As Mike Knuble, a former Bruin, was racing to the Boston net, he slides right into Tim Thomas and prevented him from freely moving in his crease. This resulted in Thomas getting pushed deep into his crease, and it opened up the right side for Joel Ward to backhand the puck in the net. This was a non-call that not only gave the game to the Capitals, but the series to move onto the next round.
Some have argued that Rule 69.6 applied:
69.6 Rebounds and Loose Pucks - In a rebound situation, or where a goalkeeper and attacking player(s) are simultaneously attempting to play a loose puck, whether inside or outside the crease, incidental contact with the goalkeeper will be permitted, and any goal that is scored as a result thereof will be allowed.
In the event that a goalkeeper has been pushed into the net together with the puck by an attacking player after making a stop, the goal will be disallowed. If applicable, appropriate penalties will be assessed.
In the event that the puck is under a player in or around the crease area (deliberately or otherwise), a goal cannot be scored by pushing this player together with the puck into the goal. If applicable, the appropriate penalties will be assessed, including a penalty shot if deemed to be covered in the crease deliberately (see Rule 63 – Delaying the Game).
“Knuble was not pushed, shoved or fouled by a defending player so as to cause him to come into contact with Thomas,” he wrote. “It matters not if the contact on Thomas by Knuble was deemed to be deliberate or incidental other than a minor penalty that might result. What matters most is that all the elements of rule 69.1 were violated and the goal should have been waved off.”
Phoenix Coyotes, Martin Hanzel
In an odd play, Nashville Predator David Legwand may have goofed on a hot potato puck in the hand, but Hanzel skated through the crease and took the legs out from Pekka Rinne to take him completely out of the play for Radmin Vrbata to put the Yotes up by two goals.
Some will say that Kevin Klein pushed him into Rinne, but on the replay, the contact to Hanzel was minimal at best and should not have caused him to flop in Rinne and take his right leg out so forceful.
Personally, I think the goal counted. Klein's move to push Hanzel was stupid enough to create a situation to take his goalie out of the play to begin with, as the rules would apply this as incidental contact.
Nonetheless, this is definitely one of those types of calls that are borderline and should be reviewed to ensure that the officiating has the call right.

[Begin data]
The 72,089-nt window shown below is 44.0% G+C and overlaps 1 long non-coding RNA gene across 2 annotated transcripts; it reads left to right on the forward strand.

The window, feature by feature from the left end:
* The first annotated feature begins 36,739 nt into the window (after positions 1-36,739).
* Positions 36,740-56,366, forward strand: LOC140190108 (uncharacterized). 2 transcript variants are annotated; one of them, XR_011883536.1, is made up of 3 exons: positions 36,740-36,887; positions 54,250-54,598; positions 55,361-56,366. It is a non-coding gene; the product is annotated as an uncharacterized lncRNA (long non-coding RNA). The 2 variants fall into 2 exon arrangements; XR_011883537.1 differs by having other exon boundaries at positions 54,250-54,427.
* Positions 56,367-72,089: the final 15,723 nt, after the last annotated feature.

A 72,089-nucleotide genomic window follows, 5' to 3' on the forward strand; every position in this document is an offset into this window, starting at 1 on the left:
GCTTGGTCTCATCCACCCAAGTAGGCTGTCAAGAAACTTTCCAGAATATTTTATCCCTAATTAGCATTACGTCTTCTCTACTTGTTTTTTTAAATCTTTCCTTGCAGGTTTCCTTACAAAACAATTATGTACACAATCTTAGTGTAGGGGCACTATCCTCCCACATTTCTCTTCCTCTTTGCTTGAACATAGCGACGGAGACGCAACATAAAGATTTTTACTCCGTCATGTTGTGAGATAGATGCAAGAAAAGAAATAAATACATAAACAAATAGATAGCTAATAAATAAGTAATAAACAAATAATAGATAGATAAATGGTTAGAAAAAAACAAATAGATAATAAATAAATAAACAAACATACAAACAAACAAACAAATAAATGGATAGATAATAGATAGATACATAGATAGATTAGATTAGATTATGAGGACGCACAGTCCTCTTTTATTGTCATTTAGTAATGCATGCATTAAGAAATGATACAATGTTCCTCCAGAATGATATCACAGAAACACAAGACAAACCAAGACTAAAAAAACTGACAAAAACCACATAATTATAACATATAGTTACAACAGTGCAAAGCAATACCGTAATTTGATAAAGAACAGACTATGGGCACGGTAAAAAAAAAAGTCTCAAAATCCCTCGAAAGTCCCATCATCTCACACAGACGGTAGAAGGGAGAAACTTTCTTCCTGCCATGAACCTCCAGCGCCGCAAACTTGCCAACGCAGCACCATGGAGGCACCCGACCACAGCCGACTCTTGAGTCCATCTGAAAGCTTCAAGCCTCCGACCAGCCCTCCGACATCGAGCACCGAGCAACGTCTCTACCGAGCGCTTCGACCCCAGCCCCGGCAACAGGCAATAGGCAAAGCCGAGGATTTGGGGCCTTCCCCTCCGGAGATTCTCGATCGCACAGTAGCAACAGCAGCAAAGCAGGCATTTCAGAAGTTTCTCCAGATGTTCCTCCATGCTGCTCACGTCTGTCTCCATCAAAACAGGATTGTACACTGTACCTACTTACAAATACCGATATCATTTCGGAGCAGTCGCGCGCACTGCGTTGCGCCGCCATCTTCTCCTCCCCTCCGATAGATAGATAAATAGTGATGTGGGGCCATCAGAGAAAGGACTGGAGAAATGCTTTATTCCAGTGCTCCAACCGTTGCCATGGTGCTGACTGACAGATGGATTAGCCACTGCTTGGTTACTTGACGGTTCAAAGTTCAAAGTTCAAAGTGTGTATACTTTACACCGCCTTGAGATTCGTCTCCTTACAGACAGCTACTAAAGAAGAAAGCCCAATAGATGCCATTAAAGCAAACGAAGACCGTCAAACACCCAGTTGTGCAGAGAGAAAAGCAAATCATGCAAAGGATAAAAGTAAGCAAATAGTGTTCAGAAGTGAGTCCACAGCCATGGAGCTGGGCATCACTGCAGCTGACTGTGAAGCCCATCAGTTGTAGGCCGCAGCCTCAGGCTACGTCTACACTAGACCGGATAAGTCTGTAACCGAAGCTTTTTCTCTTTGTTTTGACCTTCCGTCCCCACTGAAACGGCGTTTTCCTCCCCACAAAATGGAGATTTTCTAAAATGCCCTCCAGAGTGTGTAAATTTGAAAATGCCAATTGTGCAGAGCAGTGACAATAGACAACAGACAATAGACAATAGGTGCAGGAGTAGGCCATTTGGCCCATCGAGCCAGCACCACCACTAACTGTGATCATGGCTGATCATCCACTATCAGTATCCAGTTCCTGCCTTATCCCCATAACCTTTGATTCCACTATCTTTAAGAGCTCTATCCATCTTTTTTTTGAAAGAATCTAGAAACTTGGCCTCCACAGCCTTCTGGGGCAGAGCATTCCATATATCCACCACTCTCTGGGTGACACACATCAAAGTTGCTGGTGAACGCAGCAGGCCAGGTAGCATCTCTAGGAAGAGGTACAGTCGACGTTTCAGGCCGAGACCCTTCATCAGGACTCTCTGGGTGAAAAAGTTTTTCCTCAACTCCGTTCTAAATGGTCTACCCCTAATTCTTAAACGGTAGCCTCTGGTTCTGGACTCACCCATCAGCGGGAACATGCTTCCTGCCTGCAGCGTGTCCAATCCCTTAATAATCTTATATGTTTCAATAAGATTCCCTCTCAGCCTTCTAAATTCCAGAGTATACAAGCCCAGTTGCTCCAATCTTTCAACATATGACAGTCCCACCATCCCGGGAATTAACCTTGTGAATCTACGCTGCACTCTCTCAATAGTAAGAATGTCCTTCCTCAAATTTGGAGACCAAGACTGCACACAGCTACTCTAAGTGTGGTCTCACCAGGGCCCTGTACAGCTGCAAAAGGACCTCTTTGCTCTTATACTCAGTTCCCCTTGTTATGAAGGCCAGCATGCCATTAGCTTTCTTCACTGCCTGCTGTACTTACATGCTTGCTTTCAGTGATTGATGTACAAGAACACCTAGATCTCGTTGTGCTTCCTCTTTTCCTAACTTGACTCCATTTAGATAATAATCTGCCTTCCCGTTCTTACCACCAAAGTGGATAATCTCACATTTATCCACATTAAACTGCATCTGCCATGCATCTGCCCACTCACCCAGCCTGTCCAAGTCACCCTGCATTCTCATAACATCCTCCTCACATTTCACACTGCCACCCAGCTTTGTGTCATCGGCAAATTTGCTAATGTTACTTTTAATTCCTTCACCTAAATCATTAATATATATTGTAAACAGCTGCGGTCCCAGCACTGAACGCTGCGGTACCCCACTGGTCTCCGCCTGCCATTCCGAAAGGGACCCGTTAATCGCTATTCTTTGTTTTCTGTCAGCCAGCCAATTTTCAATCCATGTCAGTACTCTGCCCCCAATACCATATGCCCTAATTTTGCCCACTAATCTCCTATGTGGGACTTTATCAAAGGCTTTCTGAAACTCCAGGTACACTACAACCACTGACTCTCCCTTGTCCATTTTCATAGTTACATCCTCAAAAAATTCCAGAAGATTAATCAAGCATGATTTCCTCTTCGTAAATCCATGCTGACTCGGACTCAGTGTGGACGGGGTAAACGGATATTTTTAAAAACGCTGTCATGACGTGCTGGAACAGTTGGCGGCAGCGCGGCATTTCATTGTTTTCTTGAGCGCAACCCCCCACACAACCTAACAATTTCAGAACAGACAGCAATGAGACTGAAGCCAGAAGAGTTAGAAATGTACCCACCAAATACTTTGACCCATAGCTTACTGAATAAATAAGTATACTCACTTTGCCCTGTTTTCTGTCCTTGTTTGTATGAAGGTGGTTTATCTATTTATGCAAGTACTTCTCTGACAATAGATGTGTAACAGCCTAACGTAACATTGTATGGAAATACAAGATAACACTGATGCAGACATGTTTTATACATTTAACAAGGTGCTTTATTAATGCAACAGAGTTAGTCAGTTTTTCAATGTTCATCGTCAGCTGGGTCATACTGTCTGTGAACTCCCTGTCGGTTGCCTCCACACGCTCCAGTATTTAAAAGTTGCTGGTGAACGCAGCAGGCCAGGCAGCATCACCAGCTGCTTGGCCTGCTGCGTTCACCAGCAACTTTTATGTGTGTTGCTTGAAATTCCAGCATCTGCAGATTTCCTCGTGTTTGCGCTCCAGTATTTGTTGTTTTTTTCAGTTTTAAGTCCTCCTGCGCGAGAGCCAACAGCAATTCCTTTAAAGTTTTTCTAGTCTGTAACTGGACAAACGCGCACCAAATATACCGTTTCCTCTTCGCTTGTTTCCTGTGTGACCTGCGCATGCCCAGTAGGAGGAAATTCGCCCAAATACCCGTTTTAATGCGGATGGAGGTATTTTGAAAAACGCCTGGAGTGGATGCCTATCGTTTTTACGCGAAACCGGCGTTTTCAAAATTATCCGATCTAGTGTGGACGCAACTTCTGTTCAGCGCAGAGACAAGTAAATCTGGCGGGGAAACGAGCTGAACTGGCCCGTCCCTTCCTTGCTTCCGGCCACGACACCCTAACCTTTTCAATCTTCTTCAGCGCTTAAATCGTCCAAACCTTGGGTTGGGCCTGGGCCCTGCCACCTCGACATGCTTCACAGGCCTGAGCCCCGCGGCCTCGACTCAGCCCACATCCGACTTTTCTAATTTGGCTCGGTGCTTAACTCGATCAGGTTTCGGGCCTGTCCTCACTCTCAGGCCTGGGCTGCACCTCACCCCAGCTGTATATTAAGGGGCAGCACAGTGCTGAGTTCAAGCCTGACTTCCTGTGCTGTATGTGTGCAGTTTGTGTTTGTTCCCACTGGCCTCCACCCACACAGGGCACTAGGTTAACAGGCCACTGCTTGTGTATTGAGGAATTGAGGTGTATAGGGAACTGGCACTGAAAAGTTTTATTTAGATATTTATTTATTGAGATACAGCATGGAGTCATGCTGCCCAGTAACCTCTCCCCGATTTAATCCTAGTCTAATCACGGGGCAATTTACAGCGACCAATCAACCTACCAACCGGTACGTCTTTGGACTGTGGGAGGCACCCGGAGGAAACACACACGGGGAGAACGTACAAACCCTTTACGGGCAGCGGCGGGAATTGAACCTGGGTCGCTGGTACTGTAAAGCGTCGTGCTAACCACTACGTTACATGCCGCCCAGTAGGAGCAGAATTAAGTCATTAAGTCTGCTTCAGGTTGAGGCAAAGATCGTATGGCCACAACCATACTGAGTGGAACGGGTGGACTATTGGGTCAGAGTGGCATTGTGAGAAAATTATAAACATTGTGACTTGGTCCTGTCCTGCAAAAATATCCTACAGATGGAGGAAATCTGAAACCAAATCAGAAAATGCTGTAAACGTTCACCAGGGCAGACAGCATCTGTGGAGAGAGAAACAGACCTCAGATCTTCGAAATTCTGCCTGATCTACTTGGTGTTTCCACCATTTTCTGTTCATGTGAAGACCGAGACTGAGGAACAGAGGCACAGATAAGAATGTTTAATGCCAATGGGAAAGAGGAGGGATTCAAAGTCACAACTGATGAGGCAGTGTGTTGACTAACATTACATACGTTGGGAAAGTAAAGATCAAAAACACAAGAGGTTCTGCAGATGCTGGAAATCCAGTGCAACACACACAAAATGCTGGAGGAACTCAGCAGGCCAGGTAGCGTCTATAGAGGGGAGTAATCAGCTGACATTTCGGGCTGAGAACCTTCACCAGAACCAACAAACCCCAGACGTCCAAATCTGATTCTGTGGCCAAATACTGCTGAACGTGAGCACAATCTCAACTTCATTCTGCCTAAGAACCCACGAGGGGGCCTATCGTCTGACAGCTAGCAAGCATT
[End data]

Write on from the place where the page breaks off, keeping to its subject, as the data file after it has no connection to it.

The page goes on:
Philadelphia Flyers, James Van Riemsdyk
After Daniel Briere's kicking goal was disallowed (rightfully so), Briere scored shortly later, but Van Riemsdyk cut across the front of the crease and clearly made contact with Martin Brodeur's stick to make significant contact.
When contact was made, Brodeur was right on top of his crease and Van Riemsdyk was outside of the paint. There was sufficient contact so that the stick was not planted on the ice and allowed the shot to go through Brodeur's five hole.
This was also a borderline call and upon the replay at about the 1:20 mark, there may be enough contact for the goal to be overturned.
Van Reimsdyk was not in the paint, Brodeur was and did make contact with him to prevent free movement. I can see how this call can be missed by the on-ice officials.
The goalies were told in so many words, that they are going to be better protected in their crease. If that was the case, these situations I have listed above and so many more that occurred should allow video review.
Far too many games have been influenced by bad calls or non-calls as of late because players are aggressively crashing the crease with far too often results ending in, not only a bad goal, but injury to one of the most important players that will get you far into the playoffs.
When the goal that is scored could be the difference of a game, or a series, one may not want to see their team knocked out of the game or of the playoffs, but above all, you do not want to see it end on a bad call or a non-call.
So I leave the question to you. Should video review be allowed for goaltender interference?
I look forward to your insight. As always, keep it civil.
This is Cory Ducey saying, "Hit Hard, But Keep It Clean"